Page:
Designing Long GPS Memory Codes Using the Cross Entropy Method
Tara Mina, Alan Yang, and Grace Gao, Stanford University
Alternate Number 2
Beginning launches in 2026, the GPS IIIF satellite series will be the first GPS satellites to have a fully reprogrammable signal payload. This upcoming signal capability allows for the GPS signal to be modified and uploaded to satellites in orbit, providing new opportunities to re-explore the design of the GPS signal structure. Currently, all GPS signals use algorithmically generable codes (including Gold codes, short-cycled m-sequences, and Weil codes), which are binary sequences that can be generated from a smaller number of bits via an algorithmic procedure. However, there are several advantages to exploring the space of memory codes, which cannot be algorithmically generated, but must be defined and stored in memory as complete sequences. These advantages include increased flexibility in the choice of the code length and user-defined objective, as well as the ability to tailor the design to a particular code family size for improved overall performance.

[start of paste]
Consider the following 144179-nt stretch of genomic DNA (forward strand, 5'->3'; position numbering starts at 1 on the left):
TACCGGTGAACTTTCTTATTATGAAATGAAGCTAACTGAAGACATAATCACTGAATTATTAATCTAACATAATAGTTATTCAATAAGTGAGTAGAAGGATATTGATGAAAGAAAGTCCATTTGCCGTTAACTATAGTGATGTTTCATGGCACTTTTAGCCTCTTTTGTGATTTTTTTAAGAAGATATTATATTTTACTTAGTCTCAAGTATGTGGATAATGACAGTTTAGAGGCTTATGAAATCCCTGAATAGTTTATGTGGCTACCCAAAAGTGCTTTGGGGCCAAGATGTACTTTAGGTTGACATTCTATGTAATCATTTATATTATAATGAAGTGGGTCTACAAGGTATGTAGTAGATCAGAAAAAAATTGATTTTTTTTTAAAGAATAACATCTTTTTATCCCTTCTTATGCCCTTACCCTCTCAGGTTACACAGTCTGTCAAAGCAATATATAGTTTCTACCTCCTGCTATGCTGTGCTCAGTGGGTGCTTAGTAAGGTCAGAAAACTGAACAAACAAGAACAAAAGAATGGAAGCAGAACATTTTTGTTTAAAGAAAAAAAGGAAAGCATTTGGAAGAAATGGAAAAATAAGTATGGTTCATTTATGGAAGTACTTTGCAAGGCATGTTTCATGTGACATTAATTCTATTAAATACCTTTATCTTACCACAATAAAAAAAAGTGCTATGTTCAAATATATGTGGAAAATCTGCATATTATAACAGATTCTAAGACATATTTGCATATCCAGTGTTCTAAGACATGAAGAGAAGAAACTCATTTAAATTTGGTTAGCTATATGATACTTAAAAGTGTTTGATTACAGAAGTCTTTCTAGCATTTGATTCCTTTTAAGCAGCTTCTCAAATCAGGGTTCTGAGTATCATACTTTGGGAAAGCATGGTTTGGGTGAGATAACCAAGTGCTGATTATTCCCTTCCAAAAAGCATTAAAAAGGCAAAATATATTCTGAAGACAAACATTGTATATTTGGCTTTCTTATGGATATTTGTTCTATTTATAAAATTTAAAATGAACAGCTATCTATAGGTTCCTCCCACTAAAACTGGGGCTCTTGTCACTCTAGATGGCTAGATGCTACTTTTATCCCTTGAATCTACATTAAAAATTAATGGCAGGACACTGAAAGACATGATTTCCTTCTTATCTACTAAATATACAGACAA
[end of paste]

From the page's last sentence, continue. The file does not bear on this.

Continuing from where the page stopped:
In this work, we explore memory code design using a novel, computationally efficient strategy called the cross-entropy method (CEM). This approach models a probabilistic search distribution over the exponentially large and discrete binary code design space, from which it samples candidate code families, and then improves its search distribution representation by finding a maximum likelihood distribution. The CEM can be applied to any user-defined code objective function, without requiring any functional properties (e.g. convexity, differentiability). We demonstrate the ability to design low-correlation codes for family sizes of up to 50 codes and lengths of up to 10223 chips – the first work to explore navigation memory code design for these lengths, to the best of the authors’ knowledge. We further demonstrate the ability to design codes with lower mean-squared auto- and cross-correlations than well-chosen families of equal-length Gold and Weil codes.
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